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HELP!!!! Drilling holes in hardened steel washers.


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  #1  
Old 03-09-2005, 10:57:06 PM
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Gene O. Carpenter Gene O. Carpenter is offline
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Default HELP!!!! Drilling holes in hardened steel washers.

I searched for and found the 2 threads on drilling hardened steel and know what to do now! BUT I have a question! The washer in question is unplated, 5/8 bore, 2 1/2 daimeter and 1/8" thick.. Why would this washer be hardened? Are all washers hardened? It doesn't look like the standard "stamp pressed"washer that would normally be found in the neighborhood hardware store.

Also in the threads the members were talking about the hardning process and Rockwell Hardness testing...Years ago,1960 or so, we had an older neighbor( I was just a 24 year old snot nosed kid then) who was one hell of a nice guy! He would take a can of Arsnic, a torch, sharpen a scratch awl or whatever, heat the item to cherry red and plunge it into the Arsnic..He would then touch the item to a grinder look at the sparks and do it again til the color of the sparks met his approval..He could also make a lathe or milling machine "sing"!

"Red" unfortunately passed on to that great machine shop in the sky before I could pick up much of his vast knowlege.The 1st thing he taught me was to look at the project at hand , figure 3 ways to do it and then do it the easiest of the 3 ...I wish he was still around , he would be in his glory with my Stover and Hercules engines.
Thank you..
Gene O.
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Old 03-09-2005, 11:44:38 PM
Chuck Woycke Chuck Woycke is offline
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Default Re: HELP!!!! Drilling holes in hardened steel washers.

gene. most hardened steel washers are called thrust washers they are used in machinery to take up space.like a rear end in a car to shim up the ring pinnion gear.the reason they are hardened so they will not wear.out.you can not drill then out.you can use a grinder to enlarge them to the size you want or i have not tried this but a friend like red told me to soften harderened steel you heat it to cherry red and put it in powered limestone untill it cooles after you machine it you can harden it by heating it up again an quening it in oil.maybe someone can add to this
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Old 03-10-2005, 07:40:15 AM
bimjy bimjy is offline
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Default Re: HELP!!!! Drilling holes in hardened steel washers.

Don't know about this process, but was wondering, could you get a soft washer the correct size and then harden it with the red hot heat and oil method?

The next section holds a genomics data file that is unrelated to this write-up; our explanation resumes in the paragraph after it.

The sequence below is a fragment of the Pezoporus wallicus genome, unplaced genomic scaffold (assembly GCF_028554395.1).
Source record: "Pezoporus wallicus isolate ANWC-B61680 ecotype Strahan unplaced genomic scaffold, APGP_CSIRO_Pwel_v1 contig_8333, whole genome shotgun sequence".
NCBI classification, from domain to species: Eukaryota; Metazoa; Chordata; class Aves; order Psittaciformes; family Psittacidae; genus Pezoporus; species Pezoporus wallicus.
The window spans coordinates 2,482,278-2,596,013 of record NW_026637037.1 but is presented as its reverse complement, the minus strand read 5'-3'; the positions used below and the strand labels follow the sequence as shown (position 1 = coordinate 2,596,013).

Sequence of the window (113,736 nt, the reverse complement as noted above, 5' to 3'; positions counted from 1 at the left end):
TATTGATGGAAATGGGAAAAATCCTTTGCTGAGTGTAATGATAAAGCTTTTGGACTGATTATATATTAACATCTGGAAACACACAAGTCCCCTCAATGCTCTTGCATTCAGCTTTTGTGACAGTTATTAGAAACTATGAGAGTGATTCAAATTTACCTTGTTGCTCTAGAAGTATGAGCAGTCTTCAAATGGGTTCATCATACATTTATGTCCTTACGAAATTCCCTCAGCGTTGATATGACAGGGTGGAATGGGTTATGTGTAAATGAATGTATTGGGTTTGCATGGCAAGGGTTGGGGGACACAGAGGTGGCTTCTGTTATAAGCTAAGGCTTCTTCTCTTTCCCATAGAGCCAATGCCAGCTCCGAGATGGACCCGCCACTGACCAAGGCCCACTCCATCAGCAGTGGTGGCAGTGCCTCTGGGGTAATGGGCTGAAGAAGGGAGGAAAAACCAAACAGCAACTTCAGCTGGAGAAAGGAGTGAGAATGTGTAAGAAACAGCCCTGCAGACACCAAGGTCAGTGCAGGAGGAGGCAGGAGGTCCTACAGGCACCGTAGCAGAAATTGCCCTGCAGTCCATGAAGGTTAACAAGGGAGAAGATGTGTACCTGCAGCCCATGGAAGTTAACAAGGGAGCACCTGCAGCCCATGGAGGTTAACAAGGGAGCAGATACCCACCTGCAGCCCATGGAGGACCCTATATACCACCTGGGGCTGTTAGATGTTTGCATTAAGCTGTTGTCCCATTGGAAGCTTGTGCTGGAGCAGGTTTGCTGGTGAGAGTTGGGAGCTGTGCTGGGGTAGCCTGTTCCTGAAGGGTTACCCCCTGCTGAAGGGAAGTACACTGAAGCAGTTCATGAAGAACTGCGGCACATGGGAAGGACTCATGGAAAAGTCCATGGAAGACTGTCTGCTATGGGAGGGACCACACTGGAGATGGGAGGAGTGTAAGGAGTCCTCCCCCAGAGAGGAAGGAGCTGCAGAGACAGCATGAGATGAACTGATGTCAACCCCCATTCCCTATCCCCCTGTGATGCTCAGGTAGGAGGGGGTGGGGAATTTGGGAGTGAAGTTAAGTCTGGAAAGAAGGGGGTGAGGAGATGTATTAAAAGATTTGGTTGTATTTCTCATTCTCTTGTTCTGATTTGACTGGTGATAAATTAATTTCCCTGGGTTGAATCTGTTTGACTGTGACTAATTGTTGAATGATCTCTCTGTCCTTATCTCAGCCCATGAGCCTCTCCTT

Jim Hunter
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Old 03-10-2005, 09:23:29 AM
Harvey Teal Harvey Teal is offline
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Default Re: HELP!!!! Drilling holes in hardened steel washers.

What is the washer used for, Gene?
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Old 03-10-2005, 12:53:53 PM
Dave Hyatt Dave Hyatt is offline
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Default Re: HELP!!!! Drilling holes in hardened steel washers.

The washers you buy in a hardware store are not hardened, they are soft. Hardened washers are made to a specific standard per the ASTM. When you have a mechanical joint held by a bolt and nut or by a hex head cap screw, the bolt/screw must be torqued properly. You cannot torque fasteners incorporating lockwashers (split, hi-collar or toothed) as lockwashers cannot be torqued or they will break.

For that reason, hardened washers are used in their place. A soft washer would be too soft and compress, then the bolt tension would become loose. A lock washer would break. So a hardened flat washer is used. It can take great tension and it does not compress a bit. Torque a bolt/screw today and over the coarse of time it will not lose tension because of breakage or compression. In manufacturing, you will typically see hardened washers used whenever bolts are to be torqued when installed. That rule doesn't always follow the automotive industry because they use lockwashers on everything and call out torque values, but that's because they have been doing it that way for 100 years. So the car industry is not a good example of how to use fasteners.

An HSS (high speed steel) drill bit may be too soft to drill a hardened washer. Try a drill bit with either 5% or 10 % cobalt. You can usually get these at a hardware store, Sears, Graingers or tool supply store. A TiN or Titanium Nitride coated drill bit would be the next step after cobalt, though it's only a coating a couple microns thick. Once the coating is gone or you resharpen the drill, the strength is gone. Good luck!